Patient Profile: Martiza Lizzeth

NAME: Maritza Lisseth Garcia Gutierrez
AGE: 8
FROM: Chinameca

Maritza Lisseth was one of the few patients the American medical staff and doctors at the Centro Medico David V. King had to put to sleep under anesthesia. Only eight-years-old, she had two hernias that needed repair — for at least one she had undergone surgery when she was five-years-old.

Maritza’s father is extremely thankful for the center and the American medical team that performed surgeries

Maritza’s surgery was completely free, thanks to a medical mission trip staffed by general surgeon Dr. Agostino Cervone and medical staff from Peconic Bay Medical Center, in Riverhead, New York. The group — which included a resident surgeon, general physician, five nurses and two administration professionals — each committed to raising $1,500 to cover the cost of the trip. A donation of $10,000 subsidized the trip for the medical professionals.

Eight-year-old Maritza Lisseth, with her father Jose, recovers after surgery to repair two hernias. Maritza benefited from a free surgery thanks to a medical mission trip led by Riverhead general surgeon Dr. Agostino Cervone and professionals from Peconic Bay Medical Center

Fundación Misión Médica de El Salvador — which administers CMDVK — organized the visit.
For Maritza’s father, Jose Pablo, he is extremely thankful for the center and the American medical team that performed surgeries during the third week in January. About a year and a half ago Jose and his wife noticed that the area below Martiza’s stomach was beginning to swell. From the neighboring village of Chinameca, Jose was familiar with the center, taking advantage of its pediatric services for both his daughter and his son. One day he saw a sign in the clinic that an American surgical team would arrive to perform procedures free of cost. The center is highly subsidized, patients are asked to pay around $2 per visit and may have to pay for special tests. While the center has operated since 2004 as a daily clinic, the operating rooms were added only two years ago. Medical missions help the center achieve it’s bottom line, either free or highly subsidized care for El Salvador’s most vulnerable population.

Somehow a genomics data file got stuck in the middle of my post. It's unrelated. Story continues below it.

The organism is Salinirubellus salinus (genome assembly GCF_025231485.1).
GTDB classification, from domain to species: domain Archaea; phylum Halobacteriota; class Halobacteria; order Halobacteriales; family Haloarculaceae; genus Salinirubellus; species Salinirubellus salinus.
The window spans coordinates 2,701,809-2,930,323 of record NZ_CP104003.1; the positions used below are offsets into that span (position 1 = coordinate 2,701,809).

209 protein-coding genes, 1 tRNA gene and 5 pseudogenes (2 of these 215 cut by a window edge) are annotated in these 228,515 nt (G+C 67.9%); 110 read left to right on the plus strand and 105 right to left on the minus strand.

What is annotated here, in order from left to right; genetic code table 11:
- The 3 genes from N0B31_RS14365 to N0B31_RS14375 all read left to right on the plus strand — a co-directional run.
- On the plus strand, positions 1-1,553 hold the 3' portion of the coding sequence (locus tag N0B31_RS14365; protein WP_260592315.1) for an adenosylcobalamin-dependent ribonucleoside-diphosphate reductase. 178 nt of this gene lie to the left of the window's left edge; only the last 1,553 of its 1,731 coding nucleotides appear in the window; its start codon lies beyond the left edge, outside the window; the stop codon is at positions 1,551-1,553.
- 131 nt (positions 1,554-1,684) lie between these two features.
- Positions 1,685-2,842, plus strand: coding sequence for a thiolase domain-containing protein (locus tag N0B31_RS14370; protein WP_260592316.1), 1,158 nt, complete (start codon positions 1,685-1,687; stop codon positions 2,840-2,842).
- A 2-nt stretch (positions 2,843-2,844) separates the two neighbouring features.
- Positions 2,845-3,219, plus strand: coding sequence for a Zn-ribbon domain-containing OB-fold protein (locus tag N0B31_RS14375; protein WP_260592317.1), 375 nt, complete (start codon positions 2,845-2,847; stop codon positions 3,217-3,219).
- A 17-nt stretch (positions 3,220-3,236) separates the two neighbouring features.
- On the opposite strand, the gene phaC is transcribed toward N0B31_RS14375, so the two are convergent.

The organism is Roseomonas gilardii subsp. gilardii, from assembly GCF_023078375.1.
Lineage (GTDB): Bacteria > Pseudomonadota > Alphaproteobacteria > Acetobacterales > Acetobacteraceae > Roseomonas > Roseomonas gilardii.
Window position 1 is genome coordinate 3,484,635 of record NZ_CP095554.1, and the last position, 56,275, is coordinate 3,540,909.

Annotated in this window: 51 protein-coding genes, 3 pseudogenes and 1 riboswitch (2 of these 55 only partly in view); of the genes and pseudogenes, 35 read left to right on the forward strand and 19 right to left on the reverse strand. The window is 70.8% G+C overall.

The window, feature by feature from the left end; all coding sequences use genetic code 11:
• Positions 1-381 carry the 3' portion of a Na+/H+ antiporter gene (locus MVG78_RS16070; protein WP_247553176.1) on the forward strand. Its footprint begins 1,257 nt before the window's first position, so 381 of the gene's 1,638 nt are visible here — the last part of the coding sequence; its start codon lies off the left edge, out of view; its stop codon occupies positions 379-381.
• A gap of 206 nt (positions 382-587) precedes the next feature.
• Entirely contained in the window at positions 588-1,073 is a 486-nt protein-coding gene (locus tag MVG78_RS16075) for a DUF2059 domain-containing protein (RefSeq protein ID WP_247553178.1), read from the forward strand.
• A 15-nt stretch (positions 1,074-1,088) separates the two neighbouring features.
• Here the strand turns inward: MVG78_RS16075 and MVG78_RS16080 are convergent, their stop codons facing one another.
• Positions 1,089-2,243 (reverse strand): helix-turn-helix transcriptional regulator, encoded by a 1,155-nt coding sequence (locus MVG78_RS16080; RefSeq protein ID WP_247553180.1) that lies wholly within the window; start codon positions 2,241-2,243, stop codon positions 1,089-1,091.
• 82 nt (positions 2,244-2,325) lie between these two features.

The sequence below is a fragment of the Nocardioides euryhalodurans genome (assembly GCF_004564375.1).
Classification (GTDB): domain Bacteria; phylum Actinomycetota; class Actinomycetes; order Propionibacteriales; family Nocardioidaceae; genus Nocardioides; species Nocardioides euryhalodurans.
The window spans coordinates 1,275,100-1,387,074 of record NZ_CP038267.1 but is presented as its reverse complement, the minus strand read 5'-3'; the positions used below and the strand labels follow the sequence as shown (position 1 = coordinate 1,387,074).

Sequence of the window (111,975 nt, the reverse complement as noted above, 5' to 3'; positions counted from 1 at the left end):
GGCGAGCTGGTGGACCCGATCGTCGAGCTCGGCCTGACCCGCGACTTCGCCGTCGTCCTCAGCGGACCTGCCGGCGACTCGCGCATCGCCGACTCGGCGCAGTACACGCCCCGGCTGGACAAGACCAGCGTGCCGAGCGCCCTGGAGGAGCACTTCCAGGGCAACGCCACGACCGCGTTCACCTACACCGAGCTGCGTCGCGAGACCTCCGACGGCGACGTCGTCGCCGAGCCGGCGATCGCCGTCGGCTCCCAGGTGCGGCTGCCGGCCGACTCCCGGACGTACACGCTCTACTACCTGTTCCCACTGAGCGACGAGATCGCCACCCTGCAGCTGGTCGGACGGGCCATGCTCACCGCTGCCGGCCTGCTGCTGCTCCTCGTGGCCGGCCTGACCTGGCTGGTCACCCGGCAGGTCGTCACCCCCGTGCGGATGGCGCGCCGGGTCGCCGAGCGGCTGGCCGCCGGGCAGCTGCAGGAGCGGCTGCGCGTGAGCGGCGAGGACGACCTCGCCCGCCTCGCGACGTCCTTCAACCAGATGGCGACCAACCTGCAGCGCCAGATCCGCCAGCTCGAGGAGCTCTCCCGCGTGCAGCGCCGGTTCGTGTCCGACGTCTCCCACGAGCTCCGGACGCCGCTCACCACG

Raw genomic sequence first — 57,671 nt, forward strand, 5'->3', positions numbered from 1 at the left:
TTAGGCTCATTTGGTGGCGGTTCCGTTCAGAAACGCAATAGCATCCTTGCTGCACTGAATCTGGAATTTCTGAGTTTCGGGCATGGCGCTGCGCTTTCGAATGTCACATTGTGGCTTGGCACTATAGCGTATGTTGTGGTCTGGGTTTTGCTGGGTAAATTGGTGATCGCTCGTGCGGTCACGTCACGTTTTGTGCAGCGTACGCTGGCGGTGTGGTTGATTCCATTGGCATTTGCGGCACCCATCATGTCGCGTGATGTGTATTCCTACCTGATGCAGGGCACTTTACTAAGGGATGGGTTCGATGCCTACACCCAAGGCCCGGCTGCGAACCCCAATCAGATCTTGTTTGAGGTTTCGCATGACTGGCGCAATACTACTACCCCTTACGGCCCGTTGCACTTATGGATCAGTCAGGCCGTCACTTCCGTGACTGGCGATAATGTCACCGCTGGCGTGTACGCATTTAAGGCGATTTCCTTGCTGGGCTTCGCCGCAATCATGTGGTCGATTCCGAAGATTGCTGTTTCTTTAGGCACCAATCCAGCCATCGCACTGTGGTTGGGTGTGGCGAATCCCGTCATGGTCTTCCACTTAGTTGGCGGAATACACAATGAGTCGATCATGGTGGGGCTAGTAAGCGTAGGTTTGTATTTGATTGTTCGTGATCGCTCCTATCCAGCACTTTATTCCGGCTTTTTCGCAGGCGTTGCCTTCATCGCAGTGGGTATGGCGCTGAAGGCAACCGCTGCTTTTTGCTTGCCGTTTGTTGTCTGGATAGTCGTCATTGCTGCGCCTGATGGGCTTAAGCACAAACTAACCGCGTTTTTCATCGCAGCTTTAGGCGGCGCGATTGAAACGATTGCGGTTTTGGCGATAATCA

Jose says that before he heard of the medical mission, his family had started the process of putting Maritza in line for surgery at the national hospital. In the recovery room, protectively standing over his daughter, he was grateful the surgery took place in CMDVK. “The problem with the national center is that there is too much work for the staff and not enough attention given to the patients,” he says through a translator. “Here, it’s different.”

Jose, who works as a carpenter, says that for life in El Salvador, you work very hard to own very little and is extremely gracious for the team visiting El Salvador and the center. “Thanks to God, I am feeling good about the experience here.”

I ask Maritza if she wants to say anything else. Groggy from all the medication, she nonetheless looks up and says, “I wish many blessings for you.”

by Laura Kelly